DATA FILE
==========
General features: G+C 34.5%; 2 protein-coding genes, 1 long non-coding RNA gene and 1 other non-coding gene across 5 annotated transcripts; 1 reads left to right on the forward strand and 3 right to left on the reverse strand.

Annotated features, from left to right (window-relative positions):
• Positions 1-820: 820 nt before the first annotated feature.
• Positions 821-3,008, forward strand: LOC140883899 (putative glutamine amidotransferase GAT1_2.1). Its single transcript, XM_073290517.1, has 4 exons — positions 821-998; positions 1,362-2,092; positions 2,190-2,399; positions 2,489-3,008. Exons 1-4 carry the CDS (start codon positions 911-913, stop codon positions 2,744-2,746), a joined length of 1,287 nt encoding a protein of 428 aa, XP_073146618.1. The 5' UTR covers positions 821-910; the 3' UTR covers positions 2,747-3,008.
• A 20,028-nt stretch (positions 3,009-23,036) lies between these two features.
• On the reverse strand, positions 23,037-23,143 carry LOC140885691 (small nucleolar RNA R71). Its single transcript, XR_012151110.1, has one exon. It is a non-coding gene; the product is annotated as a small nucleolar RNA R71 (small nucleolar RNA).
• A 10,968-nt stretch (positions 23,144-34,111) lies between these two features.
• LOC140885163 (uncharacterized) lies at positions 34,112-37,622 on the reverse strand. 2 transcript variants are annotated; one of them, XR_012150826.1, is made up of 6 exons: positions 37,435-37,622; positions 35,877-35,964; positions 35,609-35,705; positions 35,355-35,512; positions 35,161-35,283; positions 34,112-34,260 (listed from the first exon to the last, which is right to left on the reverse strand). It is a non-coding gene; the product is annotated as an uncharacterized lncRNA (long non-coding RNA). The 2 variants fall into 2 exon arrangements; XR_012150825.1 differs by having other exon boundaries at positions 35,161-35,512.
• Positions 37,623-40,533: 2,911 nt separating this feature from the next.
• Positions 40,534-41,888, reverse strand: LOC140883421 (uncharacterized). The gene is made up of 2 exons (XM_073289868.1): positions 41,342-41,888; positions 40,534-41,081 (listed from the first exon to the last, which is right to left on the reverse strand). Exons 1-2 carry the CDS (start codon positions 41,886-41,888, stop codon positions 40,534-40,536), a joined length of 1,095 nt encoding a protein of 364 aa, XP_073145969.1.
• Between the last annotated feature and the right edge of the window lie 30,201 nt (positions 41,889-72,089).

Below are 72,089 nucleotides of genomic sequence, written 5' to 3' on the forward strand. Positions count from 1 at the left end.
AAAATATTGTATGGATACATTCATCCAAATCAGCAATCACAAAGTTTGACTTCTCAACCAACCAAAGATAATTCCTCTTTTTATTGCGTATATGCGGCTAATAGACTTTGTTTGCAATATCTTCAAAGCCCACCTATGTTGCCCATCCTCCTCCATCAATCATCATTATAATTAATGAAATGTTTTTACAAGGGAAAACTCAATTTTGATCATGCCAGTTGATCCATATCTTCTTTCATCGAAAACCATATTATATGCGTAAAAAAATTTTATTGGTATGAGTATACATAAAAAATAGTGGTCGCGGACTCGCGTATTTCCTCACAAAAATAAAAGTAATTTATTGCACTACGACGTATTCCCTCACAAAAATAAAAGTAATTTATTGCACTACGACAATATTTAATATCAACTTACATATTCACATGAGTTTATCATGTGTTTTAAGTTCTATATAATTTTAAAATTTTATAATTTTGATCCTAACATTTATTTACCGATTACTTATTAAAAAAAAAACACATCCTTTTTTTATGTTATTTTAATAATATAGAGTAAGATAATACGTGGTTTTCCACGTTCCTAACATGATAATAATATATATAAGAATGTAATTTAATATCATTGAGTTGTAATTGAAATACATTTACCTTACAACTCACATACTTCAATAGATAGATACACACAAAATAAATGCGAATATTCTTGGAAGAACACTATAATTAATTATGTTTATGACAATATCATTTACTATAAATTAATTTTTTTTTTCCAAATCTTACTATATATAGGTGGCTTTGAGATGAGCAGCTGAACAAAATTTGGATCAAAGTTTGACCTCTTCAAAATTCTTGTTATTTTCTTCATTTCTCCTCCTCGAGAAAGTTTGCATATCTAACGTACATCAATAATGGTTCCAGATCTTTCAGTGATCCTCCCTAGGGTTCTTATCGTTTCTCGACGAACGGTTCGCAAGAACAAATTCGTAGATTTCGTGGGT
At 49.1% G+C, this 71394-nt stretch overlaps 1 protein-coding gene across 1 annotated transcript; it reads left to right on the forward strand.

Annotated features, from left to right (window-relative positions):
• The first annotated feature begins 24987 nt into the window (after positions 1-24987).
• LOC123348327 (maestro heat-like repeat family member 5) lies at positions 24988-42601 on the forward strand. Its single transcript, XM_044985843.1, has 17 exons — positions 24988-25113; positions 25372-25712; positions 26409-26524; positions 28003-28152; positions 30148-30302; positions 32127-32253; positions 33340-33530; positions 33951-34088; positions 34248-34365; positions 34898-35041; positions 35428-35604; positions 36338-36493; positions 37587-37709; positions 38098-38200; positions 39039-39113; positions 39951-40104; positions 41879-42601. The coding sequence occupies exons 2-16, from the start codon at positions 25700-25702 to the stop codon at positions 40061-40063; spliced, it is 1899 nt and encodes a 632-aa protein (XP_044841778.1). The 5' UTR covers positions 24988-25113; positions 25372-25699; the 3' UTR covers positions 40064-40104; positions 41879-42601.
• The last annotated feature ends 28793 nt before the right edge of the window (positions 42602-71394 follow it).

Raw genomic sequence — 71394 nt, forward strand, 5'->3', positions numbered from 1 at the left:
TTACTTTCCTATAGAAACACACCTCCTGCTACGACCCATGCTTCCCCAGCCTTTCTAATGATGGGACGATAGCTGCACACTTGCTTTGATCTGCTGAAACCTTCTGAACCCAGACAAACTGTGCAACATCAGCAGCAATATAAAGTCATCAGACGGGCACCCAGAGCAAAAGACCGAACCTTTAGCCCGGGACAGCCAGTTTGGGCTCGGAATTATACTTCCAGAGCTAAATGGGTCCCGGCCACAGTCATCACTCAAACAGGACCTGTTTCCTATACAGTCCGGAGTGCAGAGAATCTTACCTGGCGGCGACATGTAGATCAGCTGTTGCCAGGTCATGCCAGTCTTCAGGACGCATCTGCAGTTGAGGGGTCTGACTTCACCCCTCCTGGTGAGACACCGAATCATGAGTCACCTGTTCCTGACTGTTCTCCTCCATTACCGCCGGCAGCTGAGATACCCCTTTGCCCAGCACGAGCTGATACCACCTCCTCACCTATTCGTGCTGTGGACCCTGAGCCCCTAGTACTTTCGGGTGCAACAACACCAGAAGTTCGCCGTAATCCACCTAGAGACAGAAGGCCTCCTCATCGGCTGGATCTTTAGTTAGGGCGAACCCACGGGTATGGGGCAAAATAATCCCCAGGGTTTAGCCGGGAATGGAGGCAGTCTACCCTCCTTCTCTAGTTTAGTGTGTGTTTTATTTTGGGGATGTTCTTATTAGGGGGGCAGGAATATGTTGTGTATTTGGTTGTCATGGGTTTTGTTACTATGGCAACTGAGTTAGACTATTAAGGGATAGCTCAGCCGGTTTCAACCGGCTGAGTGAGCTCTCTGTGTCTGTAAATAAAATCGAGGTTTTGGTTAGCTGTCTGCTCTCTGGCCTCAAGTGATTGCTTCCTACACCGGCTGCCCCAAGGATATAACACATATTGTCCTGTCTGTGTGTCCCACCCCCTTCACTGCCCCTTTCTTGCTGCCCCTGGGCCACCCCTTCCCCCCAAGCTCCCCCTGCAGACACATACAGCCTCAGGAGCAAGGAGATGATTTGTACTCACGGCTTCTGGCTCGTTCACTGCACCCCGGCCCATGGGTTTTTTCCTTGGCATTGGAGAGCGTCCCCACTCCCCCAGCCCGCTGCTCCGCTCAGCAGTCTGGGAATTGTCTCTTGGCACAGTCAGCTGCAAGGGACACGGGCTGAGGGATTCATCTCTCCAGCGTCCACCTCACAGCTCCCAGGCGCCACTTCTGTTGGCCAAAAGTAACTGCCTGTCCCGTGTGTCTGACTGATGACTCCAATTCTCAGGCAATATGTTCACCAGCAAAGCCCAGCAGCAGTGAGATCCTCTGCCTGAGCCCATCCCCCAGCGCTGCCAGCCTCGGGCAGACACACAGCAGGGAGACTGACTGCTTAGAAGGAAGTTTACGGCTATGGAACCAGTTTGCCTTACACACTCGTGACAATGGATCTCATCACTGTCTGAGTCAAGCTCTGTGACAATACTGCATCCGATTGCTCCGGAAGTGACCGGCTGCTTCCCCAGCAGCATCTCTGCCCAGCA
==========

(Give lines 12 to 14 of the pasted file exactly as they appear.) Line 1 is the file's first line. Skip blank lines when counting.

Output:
Below are 72,089 nucleotides of genomic sequence, written 5' to 3' on the forward strand. Positions count from 1 at the left end.
AAAATATTGTATGGATACATTCATCCAAATCAGCAATCACAAAGTTTGACTTCTCAACCAACCAAAGATAATTCCTCTTTTTATTGCGTATATGCGGCTAATAGACTTTGTTTGCAATATCTTCAAAGCCCACCTATGTTGCCCATCCTCCTCCATCAATCATCATTATAATTAATGAAATGTTTTTACAAGGGAAAACTCAATTTTGATCATGCCAGTTGATCCATATCTTCTTTCATCGAAAACCATATTATATGCGTAAAAAAATTTTATTGGTATGAGTATACATAAAAAATAGTGGTCGCGGACTCGCGTATTTCCTCACAAAAATAAAAGTAATTTATTGCACTACGACGTATTCCCTCACAAAAATAAAAGTAATTTATTGCACTACGACAATATTTAATATCAACTTACATATTCACATGAGTTTATCATGTGTTTTAAGTTCTATATAATTTTAAAATTTTATAATTTTGATCCTAACATTTATTTACCGATTACTTATTAAAAAAAAAACACATCCTTTTTTTATGTTATTTTAATAATATAGAGTAAGATAATACGTGGTTTTCCACGTTCCTAACATGATAATAATATATATAAGAATGTAATTTAATATCATTGAGTTGTAATTGAAATACATTTACCTTACAACTCACATACTTCAATAGATAGATACACACAAAATAAATGCGAATATTCTTGGAAGAACACTATAATTAATTATGTTTATGACAATATCATTTACTATAAATTAATTTTTTTTTTCCAAATCTTACTATATATAGGTGGCTTTGAGATGAGCAGCTGAACAAAATTTGGATCAAAGTTTGACCTCTTCAAAATTCTTGTTATTTTCTTCATTTCTCCTCCTCGAGAAAGTTTGCATATCTAACGTACATCAATAATGGTTCCAGATCTTTCAGTGATCCTCCCTAGGGTTCTTATCGTTTCTCGACGAACGGTTCGCAAGAACAAATTCGTAGATTTCGTGGGT
At 49.1% G+C, this 71394-nt stretch overlaps 1 protein-coding gene across 1 annotated transcript; it reads left to right on the forward strand.